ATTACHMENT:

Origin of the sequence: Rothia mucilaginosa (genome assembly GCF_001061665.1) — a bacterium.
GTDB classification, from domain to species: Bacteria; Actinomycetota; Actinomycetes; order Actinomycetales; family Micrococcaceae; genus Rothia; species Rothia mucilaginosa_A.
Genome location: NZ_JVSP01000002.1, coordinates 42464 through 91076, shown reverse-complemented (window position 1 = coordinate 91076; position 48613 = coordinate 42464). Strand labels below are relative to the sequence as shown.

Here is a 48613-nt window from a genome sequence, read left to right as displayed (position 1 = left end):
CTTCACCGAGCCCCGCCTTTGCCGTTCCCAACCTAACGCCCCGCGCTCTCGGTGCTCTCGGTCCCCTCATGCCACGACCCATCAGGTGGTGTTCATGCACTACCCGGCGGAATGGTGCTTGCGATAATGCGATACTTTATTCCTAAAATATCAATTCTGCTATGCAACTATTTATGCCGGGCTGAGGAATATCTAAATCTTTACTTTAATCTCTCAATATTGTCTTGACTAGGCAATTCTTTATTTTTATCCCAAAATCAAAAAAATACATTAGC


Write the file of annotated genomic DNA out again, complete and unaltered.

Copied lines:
Origin of the sequence: Rothia mucilaginosa (genome assembly GCF_001061665.1) — a bacterium.
GTDB classification, from domain to species: Bacteria; Actinomycetota; Actinomycetes; order Actinomycetales; family Micrococcaceae; genus Rothia; species Rothia mucilaginosa_A.
Genome location: NZ_JVSP01000002.1, coordinates 42464 through 91076, shown reverse-complemented (window position 1 = coordinate 91076; position 48613 = coordinate 42464). Strand labels below are relative to the sequence as shown.

Here is a 48613-nt window from a genome sequence, read left to right as displayed (position 1 = left end):
CTTCACCGAGCCCCGCCTTTGCCGTTCCCAACCTAACGCCCCGCGCTCTCGGTGCTCTCGGTCCCCTCATGCCACGACCCATCAGGTGGTGTTCATGCACTACCCGGCGGAATGGTGCTTGCGATAATGCGATACTTTATTCCTAAAATATCAATTCTGCTATGCAACTATTTATGCCGGGCTGAGGAATATCTAAATCTTTACTTTAATCTCTCAATATTGTCTTGACTAGGCAATTCTTTATTTTTATCCCAAAATCAAAAAAATACATTAGC